I'm thinking of all this, the 102 stuffed animals I will never give up, the sprinkler I recently danced through after work, the tree I like to climb in Torrance, and I can't make myself feel embarrassed.
I'm thinking that I should ask an expert about my childlike likes because maybe it means I'm weird in a bad way.
So I call Phyllis Lieber, a counselor who co-wrote "Grown-Up Children, Grown-Up Parents" (Birch Lane Press, 1994). I explain my ways and ask her if I should be concerned because sometimes being adultish looks so un-fun that I don't want anything to do with it. Or perhaps this is something all people in their 20s go through?
After a spurt of little-girl laughs, Lieber's voice turns authoritative.
"Well, I wouldn't say everyone goes through that. And I wouldn't worry because you are aware of the way you act."
Lieber then sighs an official-sounding sigh before 'fessing up.
"Actually, I love to skip through parks and sing and play in the water," the grandma says in a spirited tone that makes me think, "Aha! So that's why she's so hard to reach by phone."
"I think it's healthy not to bury that childlike part of yourself," Lieber adds. "As long as you're responsible when it's important. Are you?"
I'm on my own. Feel solid about my career goals. I curse Uncle Sam. Fret over boring things like bills, President Clinton and good hygiene. I've learned that sex doesn't always mean love. Things aren't always what they seem. And that for life to be fulfilling, difficult decisions must be made.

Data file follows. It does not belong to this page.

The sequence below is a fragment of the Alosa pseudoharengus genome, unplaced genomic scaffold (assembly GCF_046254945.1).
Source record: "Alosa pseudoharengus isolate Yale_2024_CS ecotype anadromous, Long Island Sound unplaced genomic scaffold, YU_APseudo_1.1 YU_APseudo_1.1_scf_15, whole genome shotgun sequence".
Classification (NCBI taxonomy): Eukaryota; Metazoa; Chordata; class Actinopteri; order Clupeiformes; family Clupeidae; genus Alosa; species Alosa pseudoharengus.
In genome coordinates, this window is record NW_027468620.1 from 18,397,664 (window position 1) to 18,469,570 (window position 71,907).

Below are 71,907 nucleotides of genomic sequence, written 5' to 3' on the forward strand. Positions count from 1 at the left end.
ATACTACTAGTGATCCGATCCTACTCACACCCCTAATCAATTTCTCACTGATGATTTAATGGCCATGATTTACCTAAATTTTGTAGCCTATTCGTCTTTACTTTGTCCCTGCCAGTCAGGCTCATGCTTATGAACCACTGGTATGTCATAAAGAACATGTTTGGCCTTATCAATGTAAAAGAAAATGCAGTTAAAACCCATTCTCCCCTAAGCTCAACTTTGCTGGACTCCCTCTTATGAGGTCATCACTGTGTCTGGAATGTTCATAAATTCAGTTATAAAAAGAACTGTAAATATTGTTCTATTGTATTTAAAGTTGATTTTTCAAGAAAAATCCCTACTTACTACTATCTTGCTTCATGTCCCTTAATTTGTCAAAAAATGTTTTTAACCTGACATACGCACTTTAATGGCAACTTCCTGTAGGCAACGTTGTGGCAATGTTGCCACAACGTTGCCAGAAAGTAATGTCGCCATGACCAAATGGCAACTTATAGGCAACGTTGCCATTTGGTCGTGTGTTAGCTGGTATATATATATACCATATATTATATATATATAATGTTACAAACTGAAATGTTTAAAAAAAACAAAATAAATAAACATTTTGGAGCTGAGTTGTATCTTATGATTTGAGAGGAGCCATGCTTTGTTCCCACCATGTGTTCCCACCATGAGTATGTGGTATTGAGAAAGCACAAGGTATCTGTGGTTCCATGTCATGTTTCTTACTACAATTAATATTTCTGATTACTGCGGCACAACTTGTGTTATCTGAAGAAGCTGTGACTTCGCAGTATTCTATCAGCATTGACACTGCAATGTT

Most of this stuff, I'd learned before I hit puberty. Had to. In this regard, I'm just like other people in my age group.
Although trapped in pity-me prose, Elizabeth Wurtzel, 27, deplores this reality, specifically among children of divorce, in an essay in "Next: Young American Writers on the New Generation" (W.W. Norton, 1994).
A screwed-up family, a screwed-up economy and, in general, a screwed-up society have screwed up the traditional transition from childhood to adulthood, Wurtzel writes, so that people in their 20s "got the whole life cycle backward: all grown-up and running a household at 10 and all set to jump on the seesaw and slip down the sliding pond at 25."
It's a correct observation, but Wurtzel's conclusion is too narcissistic. According to people I've talked with who are in their 40s, 50s and 60s, things have always been screwed up, though maybe in different ways.
Yet these people, like Lieber, still bubble when revealing secret pleasures they've indulged in since childhood: for example, reading Judy Blume books (a 42-year-old woman), playing with trains (a 67-year-old man), eating dessert for dinner (a married couple in their 50s), bouncing on a trampoline (my 45-year-old mom) and chasing sea gulls on the sand (my 48-year-old dad).
But they're reluctant about publicly expressing their fun--something about manners and dignity?--whereas those of us in our 20s don't care if we look silly to some outsider who will probably never know or see us.
We've grown up in a shocked-out society numb to human oddities. No one cares if we--or anyone--are carefree.
Anyone want to come out and play?